In this blog, the subject is the Garnet Family and their six members, (See Figure 1), which are gemstones and mineral specimens highly prized by collectors, as well as by those that wear them, because of their colors. Their colors, as seen in Figure 1, span the rainbow, and some unexpectedly undergo a change in color, depending on the wavelength of the light, (daylight or incandescent light), that illuminates them, as seen in Figure 2.
I will discuss the relationships between the colors of the garnets and their chemical compositions and how their colors are perceived, due to absorption of light by specific colors and by included chemical species. Such as a tomato absorbing mostly green light and reflecting red light. As an example of another optical effect, (and other gemstones can exhibit this effect also), I’ll discuss asterism, the cause of the formation of a star-shaped figure, seen on the surface of some Star Almandine garnets.
GARNETS AS GEMSTONES
Since antiquity garnets have been admired and worn as gemstones in jewelry such as: the 7th century Anglo Saxon sword pommel found as part of the Staffordshire Hoard in July 2009, [Fig 3]; And in Figure 4, the 1st -2nd century Roman necklace; and in Figure 5 the Roman ear rings; and in Figure 6, the 30 – 323 BCE Egyptian ring; the Byzantine pendant shown in Figure 7; and the Victorian necklace shown in Figure 8. References for each piece of jewelry accompany its picture.
CHEMISTRY OF THE GARNET FAMILY
The chemical relationships between the six, end members, of the garnet family are summarized in the two, phase diagrams, shown below in Figure 9, [Ref 11]. The shaded regions of each diagram show compositions where the metal ions, calcium (Ca), magnesium (Mg), and iron (Fe), can substitute for each other. For example, increasing substitution of Mg2+ for Fe2+ in Almandine leads to a garnet increasingly approaching, and ultimately equal to, Pyrope in composition. Appreciation of the shaded regions of mixed composition is important in relating colors of the gemstone to the relevant metals presented in its ionic form, as shown in Tables 1 and 2.
The formulas of the end members of each of the families are also shown in Table 1. The formula cited for the end member Uvarovite, in Figure 9, is erroneous in this old version, (The only one I could dig up), of its compositional group. Only the metals calcium (Ca) and chromium (Cr) are present in this garnet.
The three garnets of first group, the Pyralspites, contain the metals magnesium (Mg), Manganese (Mn), and iron (Fe), and aluminum (Al). Each garnet of the other group, the Ugrandites, contains calcium. The other metals are aluminum (Al), iron (Fe), and chromium (Cr). In common, all six members of the garnet family contain the element silicon (Si), bound with Oxygen (O), and are known as silicate minerals. These phase diagrams are from an older unreferenced source with an erroneous formula for Uvarovite garnet – Its correct formula can be seen in Table 1.
The formulas for each of the members of the garnet family are listed in Table 1. In the formulas, the charge of the ion of the metal is shown for each metal. For example, the divalent iron ion is written as Fe2+ and the trivalent chromium ion as Cr3+.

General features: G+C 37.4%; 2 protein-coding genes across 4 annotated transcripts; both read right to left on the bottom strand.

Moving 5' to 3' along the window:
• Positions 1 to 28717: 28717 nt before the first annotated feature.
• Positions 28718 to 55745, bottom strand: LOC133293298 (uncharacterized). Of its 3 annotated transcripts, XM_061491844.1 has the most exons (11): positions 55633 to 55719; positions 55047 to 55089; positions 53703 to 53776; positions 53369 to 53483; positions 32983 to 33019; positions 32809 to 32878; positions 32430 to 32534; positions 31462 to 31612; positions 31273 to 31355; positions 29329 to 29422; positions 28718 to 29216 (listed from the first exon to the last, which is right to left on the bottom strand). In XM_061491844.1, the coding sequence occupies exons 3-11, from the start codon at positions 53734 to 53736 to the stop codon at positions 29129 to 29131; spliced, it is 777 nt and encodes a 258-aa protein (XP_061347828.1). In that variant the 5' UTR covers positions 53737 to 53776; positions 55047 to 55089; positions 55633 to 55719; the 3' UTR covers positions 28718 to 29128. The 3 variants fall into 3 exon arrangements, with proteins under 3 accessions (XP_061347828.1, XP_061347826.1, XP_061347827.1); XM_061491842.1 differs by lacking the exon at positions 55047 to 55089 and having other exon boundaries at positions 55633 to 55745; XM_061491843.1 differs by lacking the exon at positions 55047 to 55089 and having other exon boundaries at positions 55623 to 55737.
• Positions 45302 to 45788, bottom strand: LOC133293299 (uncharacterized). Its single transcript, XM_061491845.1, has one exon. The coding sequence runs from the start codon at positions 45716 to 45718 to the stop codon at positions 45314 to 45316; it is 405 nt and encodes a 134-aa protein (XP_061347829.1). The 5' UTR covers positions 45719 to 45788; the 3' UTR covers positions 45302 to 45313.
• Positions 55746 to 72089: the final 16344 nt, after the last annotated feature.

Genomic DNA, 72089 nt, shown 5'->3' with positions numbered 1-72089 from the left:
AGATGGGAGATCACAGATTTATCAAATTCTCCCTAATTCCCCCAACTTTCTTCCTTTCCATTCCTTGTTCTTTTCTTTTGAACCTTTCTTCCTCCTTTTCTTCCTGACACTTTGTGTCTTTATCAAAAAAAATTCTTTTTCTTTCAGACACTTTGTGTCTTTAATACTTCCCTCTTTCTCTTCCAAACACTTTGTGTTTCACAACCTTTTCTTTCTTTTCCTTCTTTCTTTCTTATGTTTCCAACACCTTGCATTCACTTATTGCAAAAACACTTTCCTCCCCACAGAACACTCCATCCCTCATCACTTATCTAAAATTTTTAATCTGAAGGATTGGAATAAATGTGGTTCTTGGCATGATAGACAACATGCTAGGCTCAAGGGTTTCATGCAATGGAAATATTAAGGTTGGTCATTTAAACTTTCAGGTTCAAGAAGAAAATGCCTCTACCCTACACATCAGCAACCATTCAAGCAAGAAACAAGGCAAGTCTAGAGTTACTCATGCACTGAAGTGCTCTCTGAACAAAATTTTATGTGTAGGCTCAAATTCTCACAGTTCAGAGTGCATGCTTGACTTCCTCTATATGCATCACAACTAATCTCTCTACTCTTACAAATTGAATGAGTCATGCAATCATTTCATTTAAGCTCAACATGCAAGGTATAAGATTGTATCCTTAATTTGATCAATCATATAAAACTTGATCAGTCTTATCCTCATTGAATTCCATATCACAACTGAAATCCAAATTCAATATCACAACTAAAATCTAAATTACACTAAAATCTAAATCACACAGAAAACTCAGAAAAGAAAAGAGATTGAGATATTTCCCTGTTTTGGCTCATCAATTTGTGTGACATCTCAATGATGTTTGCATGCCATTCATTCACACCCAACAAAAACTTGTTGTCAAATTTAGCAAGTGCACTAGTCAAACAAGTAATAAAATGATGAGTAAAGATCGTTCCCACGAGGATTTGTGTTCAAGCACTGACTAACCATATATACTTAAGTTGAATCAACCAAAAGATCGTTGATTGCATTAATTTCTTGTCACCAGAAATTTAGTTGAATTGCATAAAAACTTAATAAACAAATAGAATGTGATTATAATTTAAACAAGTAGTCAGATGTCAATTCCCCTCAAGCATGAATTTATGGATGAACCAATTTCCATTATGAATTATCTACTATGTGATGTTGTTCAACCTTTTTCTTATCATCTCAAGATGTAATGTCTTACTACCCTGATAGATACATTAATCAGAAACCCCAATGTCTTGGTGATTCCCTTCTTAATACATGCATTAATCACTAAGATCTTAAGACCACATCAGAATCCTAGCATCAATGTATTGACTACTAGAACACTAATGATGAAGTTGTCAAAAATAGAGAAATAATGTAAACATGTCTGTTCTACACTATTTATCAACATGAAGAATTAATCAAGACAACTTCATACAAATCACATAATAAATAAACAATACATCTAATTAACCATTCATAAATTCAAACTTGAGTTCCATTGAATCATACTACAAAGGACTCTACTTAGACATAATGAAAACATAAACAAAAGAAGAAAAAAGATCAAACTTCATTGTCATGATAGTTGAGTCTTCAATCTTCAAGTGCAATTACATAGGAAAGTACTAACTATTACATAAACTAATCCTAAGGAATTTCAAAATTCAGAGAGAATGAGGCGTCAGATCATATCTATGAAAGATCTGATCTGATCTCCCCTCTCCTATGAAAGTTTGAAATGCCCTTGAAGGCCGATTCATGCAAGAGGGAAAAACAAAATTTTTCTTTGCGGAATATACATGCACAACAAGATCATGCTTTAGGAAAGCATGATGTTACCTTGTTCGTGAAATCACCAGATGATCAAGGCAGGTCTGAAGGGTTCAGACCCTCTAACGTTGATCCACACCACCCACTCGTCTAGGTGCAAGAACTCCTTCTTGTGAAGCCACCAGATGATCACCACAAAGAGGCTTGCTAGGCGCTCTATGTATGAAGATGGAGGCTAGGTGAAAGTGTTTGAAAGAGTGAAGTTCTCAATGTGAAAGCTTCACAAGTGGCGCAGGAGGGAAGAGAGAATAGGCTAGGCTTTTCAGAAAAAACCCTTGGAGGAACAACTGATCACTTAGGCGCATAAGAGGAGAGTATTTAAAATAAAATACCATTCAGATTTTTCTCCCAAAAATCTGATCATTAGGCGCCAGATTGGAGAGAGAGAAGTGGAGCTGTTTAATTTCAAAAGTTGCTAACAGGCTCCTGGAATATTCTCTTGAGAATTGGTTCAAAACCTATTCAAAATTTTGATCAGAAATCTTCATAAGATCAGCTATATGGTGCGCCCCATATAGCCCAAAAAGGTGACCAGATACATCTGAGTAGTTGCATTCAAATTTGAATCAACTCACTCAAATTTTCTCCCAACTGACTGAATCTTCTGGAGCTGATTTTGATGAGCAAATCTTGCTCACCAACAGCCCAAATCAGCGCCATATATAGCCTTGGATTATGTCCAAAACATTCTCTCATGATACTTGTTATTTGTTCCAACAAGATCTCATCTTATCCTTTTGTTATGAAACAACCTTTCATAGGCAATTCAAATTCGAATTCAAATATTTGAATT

SOURCES OF COLORS IN GARNETS
Of the garnet family, Almandine and Andradite owe their colors to the iron present in their formulas, Spessartine to manganese, Uvarovite to chromium, all in ionic form. Pyrope and Grossular, in pure form, are colorless. Various combinations of iron, manganese, titanium, and vanadium ions are the causal agents of color in both Pyrope and Grossular. The formulas for each of the members of the garnet family are summarized in Table 1. The colors; the responsible metal; and its ion forms, which are present in garnets, are given in Table 2.
HOW GEMSTONE COLORS ARE PERCEIVED
The colors of the light we see, either transmitted or reflected by a gemstone, stem from that part of the spectrum of the incident light which is not absorbed within the gemstone. The light, incident on the gemstone, is ambient light. Depending on the source of the incident light, its intensity over the blue to red range of the spectrum can be weighted more in the blue than in its red regions. As examples, light from a halogen lamp, or a white light diode have a spectrum richer in the blue region than an incandescent lamp which has a spectrum richer in the red region.
The effects of the spectral content of the incident light and its absorption at some wavelengths and not at others on perceived color can be demonstrated in a study done on color change in a Pyrope garnet [Ref 13]. Changes in the colors of a gemstone with illumination lend drama to the gemstone. A study was undertaken of a type of Pyrope color-change garnet from Tanzania so that the thickness of a cut gem was optimized in a way that the color change, with a change in illumination, could be maximized.
STAR GARNETS: ASTERISM IN GARNETS A BEAUTIFUL EFFECT
Some gemstones, such as the Almandine garnet, Moonstone, Spinel, Rose Quartz, Citrine, Diopside, Emerald, Sapphire and Ruby may exhibit asterism in displaying a rayed star, best viewed when centered on the dome of a cabochon-cut gem, as in Figure 12. The star effect is caused by the scattering of light from nano-sized crystals of the mineral rutile, oriented in parallel fashion to each other [Ref 14]. In Almandine garnet the star may be either 4 or 6-rayed according to which directions in the crystallographic lattice the rutile crystals are located [Ref 15]. Star garnets are typically a purple shade, as seen in Figures 12 & 13. Idaho and India are the major, if not the only suppliers, of starred garnets [Ref 16].